All Effectiveness Bank analyses to date of documents related to alcohol compiled for our supporter Alcohol Change UK, starting with the analyses most recently added or updated, totalling today 770 documents.
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Ozechowski T.J., Waldron H.B. et al.
Journal of Behavioral Health Services and Research: 2010, 37(1), p. 40–63.
This comprehensive US-focused review addresses the need to enrol more young problem substance users in treatment even if they at first refuse, validated methods for identifying such young people and engaging them in treatment with the help of family and others, and ethical and financial considerations involved in implementing these methods.
Williams E.C., Achtmeyer C.E., Kivlahan D.R. et al.
Journal of Studies on Alcohol and Drugs: 2010, 71(5), p. 720–725.
When a patient has screened positive for risky drinking, up pops a computerised prompt to remind the clinician to consider counselling, yet at a service for US ex-military personnel the reminder was rarely used and made no difference to patients' drinking. Why were results so different from those at other clinics?
Kisely S.R., Pais J., White A. et al.
Medical Journal of Australia: 2011, 195(11), p. 690–693.
A tax rise on 'alcopops' was on the agenda in Britain until they fell out of favour among young drinkers. Australia did however increase tax by a huge 70%. This study found no impact on short-term alcohol-related harm among the young revellers of its Gold Coast district, but probably there were broader benefits from reduced drinking.
Müller S., Piontek D., Pabst A. et al.
Addiction: 2010, 105, p. 1205–1213.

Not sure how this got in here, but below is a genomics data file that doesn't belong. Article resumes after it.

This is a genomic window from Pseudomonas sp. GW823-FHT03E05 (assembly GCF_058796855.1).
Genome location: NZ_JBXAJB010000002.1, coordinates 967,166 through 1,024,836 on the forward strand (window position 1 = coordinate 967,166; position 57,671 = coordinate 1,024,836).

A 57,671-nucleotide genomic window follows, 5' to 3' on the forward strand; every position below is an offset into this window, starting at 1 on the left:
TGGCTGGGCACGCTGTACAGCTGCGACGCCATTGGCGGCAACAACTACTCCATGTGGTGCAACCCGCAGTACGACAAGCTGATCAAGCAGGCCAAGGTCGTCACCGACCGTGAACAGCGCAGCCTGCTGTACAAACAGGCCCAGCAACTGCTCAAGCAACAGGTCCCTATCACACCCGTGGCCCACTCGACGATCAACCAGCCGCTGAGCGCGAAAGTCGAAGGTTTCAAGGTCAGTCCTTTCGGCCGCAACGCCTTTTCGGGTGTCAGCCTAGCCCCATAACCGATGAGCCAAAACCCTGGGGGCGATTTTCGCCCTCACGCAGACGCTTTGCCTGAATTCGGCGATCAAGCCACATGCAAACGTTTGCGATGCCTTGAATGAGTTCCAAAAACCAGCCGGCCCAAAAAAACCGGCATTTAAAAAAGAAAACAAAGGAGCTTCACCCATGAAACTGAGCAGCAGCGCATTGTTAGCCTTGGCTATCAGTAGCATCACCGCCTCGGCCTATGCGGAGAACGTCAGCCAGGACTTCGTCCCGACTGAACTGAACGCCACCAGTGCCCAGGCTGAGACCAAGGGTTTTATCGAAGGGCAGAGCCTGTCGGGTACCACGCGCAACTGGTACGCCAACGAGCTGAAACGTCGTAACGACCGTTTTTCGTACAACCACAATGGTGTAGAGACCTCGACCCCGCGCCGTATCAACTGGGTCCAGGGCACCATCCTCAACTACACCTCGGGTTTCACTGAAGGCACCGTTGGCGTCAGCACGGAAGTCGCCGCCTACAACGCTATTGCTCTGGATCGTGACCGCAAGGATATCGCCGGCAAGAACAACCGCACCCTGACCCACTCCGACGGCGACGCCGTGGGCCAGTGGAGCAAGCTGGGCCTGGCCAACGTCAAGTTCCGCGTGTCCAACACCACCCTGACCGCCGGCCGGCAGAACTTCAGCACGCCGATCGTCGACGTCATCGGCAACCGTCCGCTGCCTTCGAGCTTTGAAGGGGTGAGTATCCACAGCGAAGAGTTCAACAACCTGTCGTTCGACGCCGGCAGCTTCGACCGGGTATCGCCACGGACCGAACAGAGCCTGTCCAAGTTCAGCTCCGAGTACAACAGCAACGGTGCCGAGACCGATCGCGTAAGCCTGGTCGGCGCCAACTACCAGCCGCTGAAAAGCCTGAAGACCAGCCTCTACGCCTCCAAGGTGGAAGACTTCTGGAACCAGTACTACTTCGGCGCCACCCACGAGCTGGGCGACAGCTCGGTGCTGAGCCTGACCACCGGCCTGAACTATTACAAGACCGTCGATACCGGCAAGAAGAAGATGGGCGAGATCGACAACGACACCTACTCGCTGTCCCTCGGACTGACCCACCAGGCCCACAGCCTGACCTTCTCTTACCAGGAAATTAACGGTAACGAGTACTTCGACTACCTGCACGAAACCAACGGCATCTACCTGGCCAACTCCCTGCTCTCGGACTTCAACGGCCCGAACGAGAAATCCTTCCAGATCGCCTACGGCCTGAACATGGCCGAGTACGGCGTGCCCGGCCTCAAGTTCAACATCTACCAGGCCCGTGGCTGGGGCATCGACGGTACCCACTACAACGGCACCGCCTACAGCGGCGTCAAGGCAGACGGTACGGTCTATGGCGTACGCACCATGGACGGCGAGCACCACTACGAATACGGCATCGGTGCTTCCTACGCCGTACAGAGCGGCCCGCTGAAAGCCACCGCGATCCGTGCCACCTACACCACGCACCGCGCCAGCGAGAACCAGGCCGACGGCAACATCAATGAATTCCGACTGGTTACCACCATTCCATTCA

Concern that sweetened alcoholic drinks ('alcopops') seduced adolescents to start drinking more and sooner led Germany to impose a tax rise nearly doubling their price. It dented their consumption among teenage drinkers, but switching to spirits and other products eroded the overall drop in alcohol consumption.
Holland R., Matheson C., Anthony G. et al.
Drug and Alcohol Review: 2012, 31(4), p. 483–491.
What happens when opiate-addicted patients are suddenly no longer required to take their methadone under supervision but can take it away from the pharmacy? In Scotland this was tried in the first UK randomised trial; patients stayed longer in treatment and there was no dramatic escalation in heroin use.
Dawson D.A., Pulay A.J., Grant B.F.
Alcoholism, Clinical and Experimental Research: 2010, 34(2), p. 364–374.
Can you get away with asking just a single question to identify risky drinkers and even dependent drinkers? When the thresholds are suitably adjusted, asking either about frequency of heavy drinking or maximum single-occasion consumption worked remarkably well in the US general population.
Brown T.G., Dongier M., Ouimet M.C. et al.
Journal of Substance Abuse Treatment: 2012, 42, p. 383–391.
Can repeat drink-driving offenders be swayed by just 30 minutes with a therapist, and would those minutes best be spent in motivational interviewing or providing information on alcohol? This Canadian study hints that 'Yes' is the answer to both questions – but only hints.
STUDY 2010 HTM file
Cracking down on youth tobacco may influence drug use
Jason L.A., Pokorny S.B., Adams M. et al.
Journal of Community Psychology: 2010, 38(1), p. 1–15.
In Illinois in the USA, randomly allocating towns to enforce laws against youth smoking in public led not just to fewer youth smoking but also fewer drinking or using and being offered illegal drugs - did anti-tobacco policing spill-over to create an environment unfriendly to drinking and illegal drug use?
DOCUMENT 2011 HTM file
European drug prevention quality standards: a manual for prevention professionals
Brotherhood A., Sumnall H.R.
Lisbon: European Monitoring Centre for Drugs and Drug Addiction, 2011.
These first European standards on delivering high quality drug prevention may be assumed to be dry and technical, but could transform prevention practice if implemented, leading to fewer ineffective activities and an increased focus on approaches and interventions with realistic and achievable objectives.
Stockwell T., Auld C., Zhao J. et al.
Addiction: 2012, 107(5), p. 912–920.
The Canadian province of British Columbia offered a confirmatory real-world test of whether plans in Britain to impose a high minimum price for a unit of alcohol really will reduce consumption, first step in the chain expected to lead to improved public health and productivity and reduced crime.
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